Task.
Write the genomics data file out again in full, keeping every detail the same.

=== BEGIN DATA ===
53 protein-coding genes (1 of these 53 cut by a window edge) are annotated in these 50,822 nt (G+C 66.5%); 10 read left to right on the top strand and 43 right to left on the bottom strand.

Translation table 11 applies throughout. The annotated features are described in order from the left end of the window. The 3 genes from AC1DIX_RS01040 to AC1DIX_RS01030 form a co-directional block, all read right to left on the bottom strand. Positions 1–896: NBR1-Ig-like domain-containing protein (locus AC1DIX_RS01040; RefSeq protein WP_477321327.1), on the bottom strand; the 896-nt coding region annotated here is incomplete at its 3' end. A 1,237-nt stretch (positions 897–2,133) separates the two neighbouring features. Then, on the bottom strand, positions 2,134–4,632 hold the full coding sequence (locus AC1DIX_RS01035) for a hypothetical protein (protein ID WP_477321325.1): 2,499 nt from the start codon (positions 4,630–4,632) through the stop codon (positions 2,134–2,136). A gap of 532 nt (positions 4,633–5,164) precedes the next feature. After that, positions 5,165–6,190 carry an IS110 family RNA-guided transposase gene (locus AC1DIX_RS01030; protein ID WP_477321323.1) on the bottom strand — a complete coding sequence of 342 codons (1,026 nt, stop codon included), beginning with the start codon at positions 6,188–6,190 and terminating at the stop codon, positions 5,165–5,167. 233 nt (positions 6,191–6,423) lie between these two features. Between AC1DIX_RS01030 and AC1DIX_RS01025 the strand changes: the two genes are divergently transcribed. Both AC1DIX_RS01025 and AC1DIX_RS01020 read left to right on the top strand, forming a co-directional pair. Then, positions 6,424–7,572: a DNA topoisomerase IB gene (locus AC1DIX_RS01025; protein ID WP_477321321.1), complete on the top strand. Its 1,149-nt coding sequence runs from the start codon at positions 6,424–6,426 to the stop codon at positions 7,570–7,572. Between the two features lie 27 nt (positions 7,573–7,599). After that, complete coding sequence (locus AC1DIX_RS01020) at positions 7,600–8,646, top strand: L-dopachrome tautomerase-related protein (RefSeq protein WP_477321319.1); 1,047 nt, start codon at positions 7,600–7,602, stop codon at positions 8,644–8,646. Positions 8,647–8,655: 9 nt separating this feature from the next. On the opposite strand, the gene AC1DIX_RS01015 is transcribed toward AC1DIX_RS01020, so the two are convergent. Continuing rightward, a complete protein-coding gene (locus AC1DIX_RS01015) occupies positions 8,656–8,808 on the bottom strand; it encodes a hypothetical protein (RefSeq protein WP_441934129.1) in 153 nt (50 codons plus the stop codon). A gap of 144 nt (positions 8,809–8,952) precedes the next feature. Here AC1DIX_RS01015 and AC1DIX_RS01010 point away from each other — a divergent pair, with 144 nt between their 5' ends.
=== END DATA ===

53 protein-coding genes (1 of these 53 cut by a window edge) are annotated in these 50,822 nt (G+C 66.5%); 10 read left to right on the top strand and 43 right to left on the bottom strand.

Translation table 11 applies throughout. The annotated features are described in order from the left end of the window. The 3 genes from AC1DIX_RS01040 to AC1DIX_RS01030 form a co-directional block, all read right to left on the bottom strand. Positions 1–896: NBR1-Ig-like domain-containing protein (locus AC1DIX_RS01040; RefSeq protein WP_477321327.1), on the bottom strand; the 896-nt coding region annotated here is incomplete at its 3' end. A 1,237-nt stretch (positions 897–2,133) separates the two neighbouring features. Then, on the bottom strand, positions 2,134–4,632 hold the full coding sequence (locus AC1DIX_RS01035) for a hypothetical protein (protein ID WP_477321325.1): 2,499 nt from the start codon (positions 4,630–4,632) through the stop codon (positions 2,134–2,136). A gap of 532 nt (positions 4,633–5,164) precedes the next feature. After that, positions 5,165–6,190 carry an IS110 family RNA-guided transposase gene (locus AC1DIX_RS01030; protein ID WP_477321323.1) on the bottom strand — a complete coding sequence of 342 codons (1,026 nt, stop codon included), beginning with the start codon at positions 6,188–6,190 and terminating at the stop codon, positions 5,165–5,167. 233 nt (positions 6,191–6,423) lie between these two features. Between AC1DIX_RS01030 and AC1DIX_RS01025 the strand changes: the two genes are divergently transcribed. Both AC1DIX_RS01025 and AC1DIX_RS01020 read left to right on the top strand, forming a co-directional pair. Then, positions 6,424–7,572: a DNA topoisomerase IB gene (locus AC1DIX_RS01025; protein ID WP_477321321.1), complete on the top strand. Its 1,149-nt coding sequence runs from the start codon at positions 6,424–6,426 to the stop codon at positions 7,570–7,572. Between the two features lie 27 nt (positions 7,573–7,599). After that, complete coding sequence (locus AC1DIX_RS01020) at positions 7,600–8,646, top strand: L-dopachrome tautomerase-related protein (RefSeq protein WP_477321319.1); 1,047 nt, start codon at positions 7,600–7,602, stop codon at positions 8,644–8,646. Positions 8,647–8,655: 9 nt separating this feature from the next. On the opposite strand, the gene AC1DIX_RS01015 is transcribed toward AC1DIX_RS01020, so the two are convergent. Continuing rightward, a complete protein-coding gene (locus AC1DIX_RS01015) occupies positions 8,656–8,808 on the bottom strand; it encodes a hypothetical protein (RefSeq protein WP_441934129.1) in 153 nt (50 codons plus the stop codon). A gap of 144 nt (positions 8,809–8,952) precedes the next feature. Here AC1DIX_RS01015 and AC1DIX_RS01010 point away from each other — a divergent pair, with 144 nt between their 5' ends.